Miracles Spring from Rocky Soil

Miracles spring from rocky soil

When I was a student at Utah State University, a winsome young woman named Mary asked me to explain the lyrics of a Neil Diamond song to her. Back then I fancied myself a brooding poet – and I fancied Mary – so I gave it a shot. The song was “Stones.” It begins:
Stones would play inside her head
And where she slept
They made her bed.
It ends:
Every prayer ever prayed
For just two wild flowers that grow
On stones.
I had no clue what it meant, so I made something up ? something that seemed to drip with deep thoughts.
Years later, of course, I realized the song is actually about miracles. It’s about how life can make people feel hard and cold and numb – like stones – but even then, something warm, bright and living can still bloom in that life – like wildflowers on rocky soil.
I thought of Mary and that melody again last week as two friends and I drove home through Utah’s western desert after a golf outing. Out of nowhere, sculptor Karl Momen’s roadside tree appeared beside I-80. I’ve always liked the thing, and I said as much. One of my friends played devil’s advocate. He said it defaced the natural landscape, that it was out of place, that it was one man’s ego stamped on nature – like those names kids spell out with rocks on the salt flats.
But there is, I feel, a big difference. Names spelled in stones in the desert are self-important. But Momen was after bigger game. He was sharing an insight about life. He was showing motorists how something colorful and lovely could emerge from that barren waste. He called his sculpture “Metaphor.”
And that’s what it is.
His tree is a metaphor for what sits at the heart of every religion and – I think – most human connections.
Like Neil Diamond’s song, Momen’s sculpture says that life can be cold, hard and numb, but something warm and human can still come out of that life. That’s the miracle.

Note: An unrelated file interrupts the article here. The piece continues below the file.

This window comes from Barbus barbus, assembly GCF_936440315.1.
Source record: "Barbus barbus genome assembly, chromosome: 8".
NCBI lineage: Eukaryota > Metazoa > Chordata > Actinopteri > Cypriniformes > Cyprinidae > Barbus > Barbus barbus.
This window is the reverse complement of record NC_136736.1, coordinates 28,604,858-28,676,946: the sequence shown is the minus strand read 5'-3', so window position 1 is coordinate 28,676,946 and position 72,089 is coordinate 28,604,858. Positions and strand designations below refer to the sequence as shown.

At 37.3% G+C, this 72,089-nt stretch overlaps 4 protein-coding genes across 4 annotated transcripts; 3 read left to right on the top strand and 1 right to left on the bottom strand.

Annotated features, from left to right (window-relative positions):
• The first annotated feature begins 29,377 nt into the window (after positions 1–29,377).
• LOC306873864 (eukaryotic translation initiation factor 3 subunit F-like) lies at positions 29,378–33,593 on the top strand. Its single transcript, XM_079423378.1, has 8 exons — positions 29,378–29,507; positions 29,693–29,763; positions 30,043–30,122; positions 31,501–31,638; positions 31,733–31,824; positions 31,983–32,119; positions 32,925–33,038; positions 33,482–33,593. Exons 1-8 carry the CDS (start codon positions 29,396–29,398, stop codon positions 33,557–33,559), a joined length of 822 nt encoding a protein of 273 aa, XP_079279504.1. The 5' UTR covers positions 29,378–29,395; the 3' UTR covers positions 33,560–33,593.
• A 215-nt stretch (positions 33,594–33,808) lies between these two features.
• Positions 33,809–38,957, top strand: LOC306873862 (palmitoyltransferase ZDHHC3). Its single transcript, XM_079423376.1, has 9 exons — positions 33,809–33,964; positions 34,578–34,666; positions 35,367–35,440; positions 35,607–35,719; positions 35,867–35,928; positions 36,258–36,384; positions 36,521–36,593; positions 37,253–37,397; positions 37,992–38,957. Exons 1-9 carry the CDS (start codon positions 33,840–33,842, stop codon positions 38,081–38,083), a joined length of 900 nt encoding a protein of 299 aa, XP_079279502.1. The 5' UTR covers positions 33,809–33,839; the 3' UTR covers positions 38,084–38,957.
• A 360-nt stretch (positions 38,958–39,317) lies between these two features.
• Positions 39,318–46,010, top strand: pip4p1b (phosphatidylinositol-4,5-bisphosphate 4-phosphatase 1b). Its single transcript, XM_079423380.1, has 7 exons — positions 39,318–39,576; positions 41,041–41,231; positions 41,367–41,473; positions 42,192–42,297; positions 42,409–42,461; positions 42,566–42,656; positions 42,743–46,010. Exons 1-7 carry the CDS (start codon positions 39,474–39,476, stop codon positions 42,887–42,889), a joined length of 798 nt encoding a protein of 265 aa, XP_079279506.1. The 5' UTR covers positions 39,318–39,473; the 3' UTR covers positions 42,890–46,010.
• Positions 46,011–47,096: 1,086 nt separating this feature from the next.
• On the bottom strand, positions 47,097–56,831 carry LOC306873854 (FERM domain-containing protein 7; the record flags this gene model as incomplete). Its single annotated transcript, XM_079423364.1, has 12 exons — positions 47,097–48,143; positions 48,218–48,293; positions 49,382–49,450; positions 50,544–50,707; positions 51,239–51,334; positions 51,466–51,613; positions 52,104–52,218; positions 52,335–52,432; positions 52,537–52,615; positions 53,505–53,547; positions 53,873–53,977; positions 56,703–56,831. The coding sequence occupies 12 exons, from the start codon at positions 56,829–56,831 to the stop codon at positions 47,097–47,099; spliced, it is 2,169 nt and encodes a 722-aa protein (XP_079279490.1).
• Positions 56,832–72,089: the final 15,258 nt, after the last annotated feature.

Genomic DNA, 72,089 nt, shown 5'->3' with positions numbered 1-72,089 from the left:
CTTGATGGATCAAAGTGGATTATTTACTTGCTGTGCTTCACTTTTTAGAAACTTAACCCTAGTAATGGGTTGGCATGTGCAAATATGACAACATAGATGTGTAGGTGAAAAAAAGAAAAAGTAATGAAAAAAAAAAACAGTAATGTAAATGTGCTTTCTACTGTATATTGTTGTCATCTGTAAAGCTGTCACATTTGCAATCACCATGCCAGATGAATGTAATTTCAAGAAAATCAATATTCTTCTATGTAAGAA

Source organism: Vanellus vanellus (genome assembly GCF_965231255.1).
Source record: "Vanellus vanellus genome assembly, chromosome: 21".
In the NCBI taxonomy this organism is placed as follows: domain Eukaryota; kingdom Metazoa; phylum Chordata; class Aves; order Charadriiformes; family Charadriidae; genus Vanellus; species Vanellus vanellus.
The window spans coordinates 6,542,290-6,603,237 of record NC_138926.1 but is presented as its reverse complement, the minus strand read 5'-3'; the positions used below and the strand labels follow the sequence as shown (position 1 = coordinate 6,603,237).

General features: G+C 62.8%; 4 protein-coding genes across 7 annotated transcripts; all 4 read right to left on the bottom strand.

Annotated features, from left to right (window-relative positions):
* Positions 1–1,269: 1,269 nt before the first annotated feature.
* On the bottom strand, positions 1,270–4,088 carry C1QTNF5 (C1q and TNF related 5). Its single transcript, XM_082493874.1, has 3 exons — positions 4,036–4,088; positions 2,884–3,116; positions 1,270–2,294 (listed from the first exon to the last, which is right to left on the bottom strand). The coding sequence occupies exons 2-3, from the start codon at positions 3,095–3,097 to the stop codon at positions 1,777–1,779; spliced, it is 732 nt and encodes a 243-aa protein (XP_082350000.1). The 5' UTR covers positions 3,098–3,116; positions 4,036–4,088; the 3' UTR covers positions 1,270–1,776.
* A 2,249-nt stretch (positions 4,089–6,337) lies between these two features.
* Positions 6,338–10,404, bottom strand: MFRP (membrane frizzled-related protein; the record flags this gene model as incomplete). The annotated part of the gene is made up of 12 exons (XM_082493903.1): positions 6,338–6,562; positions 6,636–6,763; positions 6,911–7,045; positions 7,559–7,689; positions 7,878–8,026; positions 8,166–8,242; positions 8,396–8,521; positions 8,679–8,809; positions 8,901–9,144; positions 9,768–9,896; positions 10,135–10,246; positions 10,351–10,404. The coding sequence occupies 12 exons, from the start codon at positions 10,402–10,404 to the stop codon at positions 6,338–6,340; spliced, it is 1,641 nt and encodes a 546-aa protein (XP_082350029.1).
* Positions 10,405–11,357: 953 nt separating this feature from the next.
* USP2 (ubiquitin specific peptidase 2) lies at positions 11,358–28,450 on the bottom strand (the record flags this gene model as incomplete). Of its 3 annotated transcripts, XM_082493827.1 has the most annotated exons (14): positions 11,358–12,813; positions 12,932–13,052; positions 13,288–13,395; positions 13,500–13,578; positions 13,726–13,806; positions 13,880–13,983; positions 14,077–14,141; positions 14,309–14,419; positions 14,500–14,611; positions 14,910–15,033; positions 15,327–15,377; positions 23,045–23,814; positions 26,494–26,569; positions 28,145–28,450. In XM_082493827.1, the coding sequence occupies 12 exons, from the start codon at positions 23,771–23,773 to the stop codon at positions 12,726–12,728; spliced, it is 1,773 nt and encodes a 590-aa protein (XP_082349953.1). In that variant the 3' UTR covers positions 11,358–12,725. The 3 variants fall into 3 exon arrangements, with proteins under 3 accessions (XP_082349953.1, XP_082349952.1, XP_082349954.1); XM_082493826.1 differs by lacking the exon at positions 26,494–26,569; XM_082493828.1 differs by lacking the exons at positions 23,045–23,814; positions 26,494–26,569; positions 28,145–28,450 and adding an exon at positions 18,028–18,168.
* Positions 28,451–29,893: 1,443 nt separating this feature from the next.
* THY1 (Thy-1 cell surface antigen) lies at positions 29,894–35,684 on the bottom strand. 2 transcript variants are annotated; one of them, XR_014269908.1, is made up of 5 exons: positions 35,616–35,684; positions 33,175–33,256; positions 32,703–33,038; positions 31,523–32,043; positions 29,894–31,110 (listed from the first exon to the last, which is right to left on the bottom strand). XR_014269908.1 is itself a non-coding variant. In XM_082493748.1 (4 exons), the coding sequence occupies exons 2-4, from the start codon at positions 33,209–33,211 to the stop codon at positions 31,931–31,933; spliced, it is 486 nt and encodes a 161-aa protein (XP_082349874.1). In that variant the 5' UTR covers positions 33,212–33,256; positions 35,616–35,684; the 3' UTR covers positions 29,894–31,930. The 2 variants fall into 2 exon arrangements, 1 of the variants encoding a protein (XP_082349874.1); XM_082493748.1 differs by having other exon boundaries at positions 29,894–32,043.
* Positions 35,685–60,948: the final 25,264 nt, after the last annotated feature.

And it is the same message found on page after page of the world’s sacred texts.
It is what is being taught when Moses smacks a rock with a rod and fresh water gushes out, when manna and quail appear in the desert and bread and fishes materialize for the 5,000.
It is what’s at the heart of the stories about raising the dead, healing lepers and even the reports of resurrection itself.
It’s the “back story” of the Mormon pioneers making the Great Basin blossom as a rose and of missionaries – of every stripe – taking hope and nourishment into the dry, parched lives of the destitute.
The testimonies all have the same ring to them.
Yesterday my life was brittle and dry. Today my life is rich and moist. Let me share it with you.
In the end – winsome Mary – that’s what I meant to say years ago when you asked me about the song “Stones.” Even the sourest life can find sweetness.
I didn’t know that then. Young, brooding self-important poets don’t often realize that.
Sometimes, it takes weary old news hacks who’ve been knocked around the block a few times to understand it.

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